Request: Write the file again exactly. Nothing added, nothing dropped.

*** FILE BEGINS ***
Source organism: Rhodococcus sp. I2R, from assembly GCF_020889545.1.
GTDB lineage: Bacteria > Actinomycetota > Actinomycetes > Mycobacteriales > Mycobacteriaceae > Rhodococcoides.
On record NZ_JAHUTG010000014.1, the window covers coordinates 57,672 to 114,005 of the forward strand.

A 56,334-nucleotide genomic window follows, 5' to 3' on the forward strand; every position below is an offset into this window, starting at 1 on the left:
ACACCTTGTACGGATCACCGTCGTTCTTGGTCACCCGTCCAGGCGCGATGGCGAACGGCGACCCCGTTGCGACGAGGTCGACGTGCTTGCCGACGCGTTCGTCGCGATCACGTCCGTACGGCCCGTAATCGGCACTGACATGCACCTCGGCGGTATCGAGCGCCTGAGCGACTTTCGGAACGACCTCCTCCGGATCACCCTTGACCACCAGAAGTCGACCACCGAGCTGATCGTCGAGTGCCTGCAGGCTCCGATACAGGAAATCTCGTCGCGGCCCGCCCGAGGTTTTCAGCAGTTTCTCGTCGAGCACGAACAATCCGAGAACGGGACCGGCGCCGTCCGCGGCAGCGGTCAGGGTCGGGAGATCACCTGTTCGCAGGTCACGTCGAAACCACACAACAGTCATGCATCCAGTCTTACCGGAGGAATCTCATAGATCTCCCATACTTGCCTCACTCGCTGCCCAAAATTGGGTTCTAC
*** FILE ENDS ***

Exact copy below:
Source organism: Rhodococcus sp. I2R, from assembly GCF_020889545.1.
GTDB lineage: Bacteria > Actinomycetota > Actinomycetes > Mycobacteriales > Mycobacteriaceae > Rhodococcoides.
On record NZ_JAHUTG010000014.1, the window covers coordinates 57,672 to 114,005 of the forward strand.

A 56,334-nucleotide genomic window follows, 5' to 3' on the forward strand; every position below is an offset into this window, starting at 1 on the left:
ACACCTTGTACGGATCACCGTCGTTCTTGGTCACCCGTCCAGGCGCGATGGCGAACGGCGACCCCGTTGCGACGAGGTCGACGTGCTTGCCGACGCGTTCGTCGCGATCACGTCCGTACGGCCCGTAATCGGCACTGACATGCACCTCGGCGGTATCGAGCGCCTGAGCGACTTTCGGAACGACCTCCTCCGGATCACCCTTGACCACCAGAAGTCGACCACCGAGCTGATCGTCGAGTGCCTGCAGGCTCCGATACAGGAAATCTCGTCGCGGCCCGCCCGAGGTTTTCAGCAGTTTCTCGTCGAGCACGAACAATCCGAGAACGGGACCGGCGCCGTCCGCGGCAGCGGTCAGGGTCGGGAGATCACCTGTTCGCAGGTCACGTCGAAACCACACAACAGTCATGCATCCAGTCTTACCGGAGGAATCTCATAGATCTCCCATACTTGCCTCACTCGCTGCCCAAAATTGGGTTCTAC